While Marquette and Cooper officials have tried to make a point of the ultimate responsibility lying with the tug's captains, Michael Kucharski, the lead NTSB investigator for the crash, spent much of Saturday drilling into Marquette's internal training, safety and incident reporting systems.

Kucharski also questioned Marquette officials about what they did after a similar but less severe crane barge crash involving a Marquette tugboat and the nearby Veterans Memorial Bridge about a month and a half before the Sunshine Bridge crash.

The Aug. 30 crash with that Mississippi River bridge near Gramercy only became public Friday afternoon in testimony from a state highway official. It was part of a line of questioning from Kucharski zeroing in on Marquette's recent track record.

Kucharski on Saturday also briefly referenced another Marquette tugboat, the St. Rita, that sank with no injuries in March in high water conditions on the Mississippi River near LaPlace. 

In the Gramercy incident, the Marquette tug Taylor Marie had also taken a crane under a lower alternative span on the west side of the bridge. The damage wasn't severe enough to force a closure or even lead to weight restrictions.

Mabile told the panel that tugs routinely take alternative spans to move some kinds of cargo, especially upriver. But, he said, the captains are told never to push a barge or other vessel under an alternative span when the cargo is higher than the tug boat. He said he instructs captains to always take crane barges under the main channel span.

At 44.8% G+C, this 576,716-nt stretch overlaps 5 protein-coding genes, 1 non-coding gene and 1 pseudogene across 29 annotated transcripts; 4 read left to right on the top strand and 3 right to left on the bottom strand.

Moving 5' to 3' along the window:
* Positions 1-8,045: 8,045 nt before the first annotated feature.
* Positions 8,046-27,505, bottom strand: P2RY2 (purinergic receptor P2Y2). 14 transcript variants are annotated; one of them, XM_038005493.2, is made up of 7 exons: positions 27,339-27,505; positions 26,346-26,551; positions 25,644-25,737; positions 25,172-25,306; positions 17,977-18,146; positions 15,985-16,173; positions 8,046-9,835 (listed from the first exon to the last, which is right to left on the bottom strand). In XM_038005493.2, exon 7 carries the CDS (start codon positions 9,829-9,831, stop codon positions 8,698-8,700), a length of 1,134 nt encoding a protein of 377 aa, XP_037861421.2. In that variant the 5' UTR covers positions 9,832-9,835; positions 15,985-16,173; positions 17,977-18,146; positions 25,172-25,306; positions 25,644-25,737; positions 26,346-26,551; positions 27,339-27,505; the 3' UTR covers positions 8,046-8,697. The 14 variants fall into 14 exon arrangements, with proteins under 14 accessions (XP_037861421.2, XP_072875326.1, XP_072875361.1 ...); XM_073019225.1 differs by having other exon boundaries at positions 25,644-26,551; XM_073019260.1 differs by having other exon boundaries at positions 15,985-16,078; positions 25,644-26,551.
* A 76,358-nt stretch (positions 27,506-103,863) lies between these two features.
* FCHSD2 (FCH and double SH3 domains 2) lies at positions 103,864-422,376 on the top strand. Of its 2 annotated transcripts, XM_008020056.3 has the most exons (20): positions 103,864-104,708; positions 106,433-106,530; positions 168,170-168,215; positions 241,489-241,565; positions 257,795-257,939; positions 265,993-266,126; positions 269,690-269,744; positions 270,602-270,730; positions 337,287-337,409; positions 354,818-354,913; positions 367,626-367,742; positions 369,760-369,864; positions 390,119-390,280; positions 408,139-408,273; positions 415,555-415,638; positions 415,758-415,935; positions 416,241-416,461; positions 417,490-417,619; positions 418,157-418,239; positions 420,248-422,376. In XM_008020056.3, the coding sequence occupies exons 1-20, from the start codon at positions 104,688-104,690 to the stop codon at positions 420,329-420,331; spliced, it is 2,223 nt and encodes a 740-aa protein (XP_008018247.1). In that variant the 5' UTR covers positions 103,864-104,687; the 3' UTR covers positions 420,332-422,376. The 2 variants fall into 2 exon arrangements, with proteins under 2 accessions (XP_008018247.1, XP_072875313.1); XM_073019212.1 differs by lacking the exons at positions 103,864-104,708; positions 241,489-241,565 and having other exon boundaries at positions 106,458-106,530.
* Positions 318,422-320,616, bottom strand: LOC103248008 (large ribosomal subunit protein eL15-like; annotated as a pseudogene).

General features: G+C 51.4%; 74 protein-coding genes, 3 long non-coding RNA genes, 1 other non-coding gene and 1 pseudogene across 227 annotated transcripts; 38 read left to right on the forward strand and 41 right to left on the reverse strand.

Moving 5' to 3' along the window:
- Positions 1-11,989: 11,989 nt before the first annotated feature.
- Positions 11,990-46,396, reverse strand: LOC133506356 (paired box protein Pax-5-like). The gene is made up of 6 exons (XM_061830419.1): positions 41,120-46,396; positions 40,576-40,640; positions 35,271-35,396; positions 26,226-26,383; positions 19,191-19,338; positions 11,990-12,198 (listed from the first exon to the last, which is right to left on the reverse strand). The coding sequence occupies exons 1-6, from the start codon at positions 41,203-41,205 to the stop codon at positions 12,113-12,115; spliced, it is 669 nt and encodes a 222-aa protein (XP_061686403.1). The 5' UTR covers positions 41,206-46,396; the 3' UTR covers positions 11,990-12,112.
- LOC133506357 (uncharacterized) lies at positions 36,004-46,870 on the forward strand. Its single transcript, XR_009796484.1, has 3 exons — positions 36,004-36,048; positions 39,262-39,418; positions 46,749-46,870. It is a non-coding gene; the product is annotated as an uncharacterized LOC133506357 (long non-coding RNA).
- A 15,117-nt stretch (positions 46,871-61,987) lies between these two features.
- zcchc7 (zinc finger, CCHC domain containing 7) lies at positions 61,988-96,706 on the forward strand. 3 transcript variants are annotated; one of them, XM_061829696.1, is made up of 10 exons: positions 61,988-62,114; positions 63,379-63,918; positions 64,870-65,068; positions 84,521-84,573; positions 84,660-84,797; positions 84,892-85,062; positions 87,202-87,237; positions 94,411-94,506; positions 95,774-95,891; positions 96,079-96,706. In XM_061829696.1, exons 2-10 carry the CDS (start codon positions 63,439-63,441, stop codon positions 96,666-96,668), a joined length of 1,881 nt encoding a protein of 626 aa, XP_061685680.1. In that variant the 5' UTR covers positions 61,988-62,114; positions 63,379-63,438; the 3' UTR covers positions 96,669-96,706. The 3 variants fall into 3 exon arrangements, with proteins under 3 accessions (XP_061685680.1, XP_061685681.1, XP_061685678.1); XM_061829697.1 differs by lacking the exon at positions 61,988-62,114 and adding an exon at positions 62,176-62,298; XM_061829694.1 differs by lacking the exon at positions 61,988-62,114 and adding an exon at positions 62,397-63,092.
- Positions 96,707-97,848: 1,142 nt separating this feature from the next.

Mabile noted that unlike the Sunshine Bridge alternative span, which has a measured height, the Gramercy bridge's alternative span doesn't, so the captain involved in that crash couldn't calculate if he could make it under the bridge.

According to legal correspondence displayed by the panel Saturday, the captain of the Taylor Marie was fired. Mabile spoke with the crew of Taylor Marie and another tug contracted to handle cranes, reminding them to use the channel span only.

Mabile told Commander Matthew Meskun, the lead Coast Guard investigator, that he also reminded other tug captains to use the main channel span only with the big cranes during a regular crew change meeting after the Aug. 30 crash.

Mabile said he could not specifically recall if Picquet and Smith were in that meeting but they normally would have been there.

Marquette officials added that their tug captains now have lists with the heights of cranes from Cooper Consolidated and Associated Terminals. Cooper officials testified Friday they now require their cranes to go under the main channel of bridges.

Damon Judd, president of Marquette, said in later testimony that 2018 has been a challenging year for the company's inland marine operations.

But, he said, the industry remains safer than other transportation modes. He added that at some point, the company has to rely on the common sense of its mariners.

With the end of the investigative hearings Saturday, Meskun said the panel will analyze the facts and must submit an investigative report to Coast Guard Sector New Orleans by early August. Internal reviews within the Coast Guard and the development of recommendations could mean the findings won't be public for about a year.

Kucharski said the NTSB will issue its own report that, if it is public, could be released later this year. 

Follow David J. Mitchell on Twitter, @NewsieDave.